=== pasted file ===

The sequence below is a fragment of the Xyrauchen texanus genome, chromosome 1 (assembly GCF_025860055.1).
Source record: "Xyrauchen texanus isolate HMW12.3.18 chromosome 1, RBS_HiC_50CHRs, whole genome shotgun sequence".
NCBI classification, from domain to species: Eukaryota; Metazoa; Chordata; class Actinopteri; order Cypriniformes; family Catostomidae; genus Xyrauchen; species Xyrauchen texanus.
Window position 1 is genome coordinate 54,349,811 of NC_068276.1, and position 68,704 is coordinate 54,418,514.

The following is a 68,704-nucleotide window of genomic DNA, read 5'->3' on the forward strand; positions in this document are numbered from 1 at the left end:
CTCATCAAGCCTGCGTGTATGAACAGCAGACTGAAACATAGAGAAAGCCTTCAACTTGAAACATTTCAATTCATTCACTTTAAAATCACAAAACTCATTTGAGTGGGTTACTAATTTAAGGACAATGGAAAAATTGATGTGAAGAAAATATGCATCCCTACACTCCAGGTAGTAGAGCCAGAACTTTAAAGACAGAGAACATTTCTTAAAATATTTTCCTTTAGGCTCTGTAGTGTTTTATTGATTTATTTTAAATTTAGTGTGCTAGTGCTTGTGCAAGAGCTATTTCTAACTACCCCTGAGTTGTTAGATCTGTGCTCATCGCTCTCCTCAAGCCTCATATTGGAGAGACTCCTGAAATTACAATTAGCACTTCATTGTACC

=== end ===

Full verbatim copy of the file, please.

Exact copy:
The sequence below is a fragment of the Xyrauchen texanus genome, chromosome 1 (assembly GCF_025860055.1).
Source record: "Xyrauchen texanus isolate HMW12.3.18 chromosome 1, RBS_HiC_50CHRs, whole genome shotgun sequence".
NCBI classification, from domain to species: Eukaryota; Metazoa; Chordata; class Actinopteri; order Cypriniformes; family Catostomidae; genus Xyrauchen; species Xyrauchen texanus.
Window position 1 is genome coordinate 54,349,811 of NC_068276.1, and position 68,704 is coordinate 54,418,514.

The following is a 68,704-nucleotide window of genomic DNA, read 5'->3' on the forward strand; positions in this document are numbered from 1 at the left end:
CTCATCAAGCCTGCGTGTATGAACAGCAGACTGAAACATAGAGAAAGCCTTCAACTTGAAACATTTCAATTCATTCACTTTAAAATCACAAAACTCATTTGAGTGGGTTACTAATTTAAGGACAATGGAAAAATTGATGTGAAGAAAATATGCATCCCTACACTCCAGGTAGTAGAGCCAGAACTTTAAAGACAGAGAACATTTCTTAAAATATTTTCCTTTAGGCTCTGTAGTGTTTTATTGATTTATTTTAAATTTAGTGTGCTAGTGCTTGTGCAAGAGCTATTTCTAACTACCCCTGAGTTGTTAGATCTGTGCTCATCGCTCTCCTCAAGCCTCATATTGGAGAGACTCCTGAAATTACAATTAGCACTTCATTGTACC